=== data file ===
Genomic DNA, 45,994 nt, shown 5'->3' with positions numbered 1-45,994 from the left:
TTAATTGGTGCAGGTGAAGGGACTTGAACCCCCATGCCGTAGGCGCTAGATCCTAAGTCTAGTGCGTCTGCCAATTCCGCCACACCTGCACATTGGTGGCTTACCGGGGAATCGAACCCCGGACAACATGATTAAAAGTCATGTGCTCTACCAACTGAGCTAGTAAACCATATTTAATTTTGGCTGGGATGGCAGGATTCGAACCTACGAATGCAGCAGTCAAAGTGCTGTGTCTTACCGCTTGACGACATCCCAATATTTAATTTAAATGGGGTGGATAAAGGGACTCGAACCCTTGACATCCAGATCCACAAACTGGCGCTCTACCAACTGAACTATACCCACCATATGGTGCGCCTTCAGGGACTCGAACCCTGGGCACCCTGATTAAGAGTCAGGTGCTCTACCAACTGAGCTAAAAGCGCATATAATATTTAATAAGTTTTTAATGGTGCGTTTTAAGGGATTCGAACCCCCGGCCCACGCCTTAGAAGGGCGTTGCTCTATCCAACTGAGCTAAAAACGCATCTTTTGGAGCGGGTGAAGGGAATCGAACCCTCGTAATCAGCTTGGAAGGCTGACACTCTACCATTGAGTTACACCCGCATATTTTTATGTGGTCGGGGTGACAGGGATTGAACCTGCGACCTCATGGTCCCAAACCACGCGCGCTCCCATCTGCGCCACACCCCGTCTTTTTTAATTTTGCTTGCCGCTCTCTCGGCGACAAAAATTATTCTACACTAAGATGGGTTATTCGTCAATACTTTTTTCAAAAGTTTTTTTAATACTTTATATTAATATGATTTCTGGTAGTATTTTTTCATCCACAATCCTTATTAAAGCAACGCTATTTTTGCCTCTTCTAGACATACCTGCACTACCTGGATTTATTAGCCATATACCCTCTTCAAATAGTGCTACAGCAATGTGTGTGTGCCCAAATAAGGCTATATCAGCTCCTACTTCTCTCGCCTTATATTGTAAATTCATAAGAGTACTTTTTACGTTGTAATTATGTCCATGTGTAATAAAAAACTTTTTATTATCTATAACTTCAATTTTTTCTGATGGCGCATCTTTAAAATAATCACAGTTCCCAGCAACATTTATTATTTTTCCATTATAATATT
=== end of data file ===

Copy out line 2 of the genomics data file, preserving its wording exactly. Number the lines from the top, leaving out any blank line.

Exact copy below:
TTAATTGGTGCAGGTGAAGGGACTTGAACCCCCATGCCGTAGGCGCTAGATCCTAAGTCTAGTGCGTCTGCCAATTCCGCCACACCTGCACATTGGTGGCTTACCGGGGAATCGAACCCCGGACAACATGATTAAAAGTCATGTGCTCTACCAACTGAGCTAGTAAACCATATTTAATTTTGGCTGGGATGGCAGGATTCGAACCTACGAATGCAGCAGTCAAAGTGCTGTGTCTTACCGCTTGACGACATCCCAATATTTAATTTAAATGGGGTGGATAAAGGGACTCGAACCCTTGACATCCAGATCCACAAACTGGCGCTCTACCAACTGAACTATACCCACCATATGGTGCGCCTTCAGGGACTCGAACCCTGGGCACCCTGATTAAGAGTCAGGTGCTCTACCAACTGAGCTAAAAGCGCATATAATATTTAATAAGTTTTTAATGGTGCGTTTTAAGGGATTCGAACCCCCGGCCCACGCCTTAGAAGGGCGTTGCTCTATCCAACTGAGCTAAAAACGCATCTTTTGGAGCGGGTGAAGGGAATCGAACCCTCGTAATCAGCTTGGAAGGCTGACACTCTACCATTGAGTTACACCCGCATATTTTTATGTGGTCGGGGTGACAGGGATTGAACCTGCGACCTCATGGTCCCAAACCACGCGCGCTCCCATCTGCGCCACACCCCGTCTTTTTTAATTTTGCTTGCCGCTCTCTCGGCGACAAAAATTATTCTACACTAAGATGGGTTATTCGTCAATACTTTTTTCAAAAGTTTTTTTAATACTTTATATTAATATGATTTCTGGTAGTATTTTTTCATCCACAATCCTTATTAAAGCAACGCTATTTTTGCCTCTTCTAGACATACCTGCACTACCTGGATTTATTAGCCATATACCCTCTTCAAATAGTGCTACAGCAATGTGTGTGTGCCCAAATAAGGCTATATCAGCTCCTACTTCTCTCGCCTTATATTGTAAATTCATAAGAGTACTTTTTACGTTGTAATTATGTCCATGTGTAATAAAAAACTTTTTATTATCTATAACTTCAATTTTTTCTGATGGCGCATCTTTAAAATAATCACAGTTCCCAGCAACATTTATTATTTTTCCATTATAATATT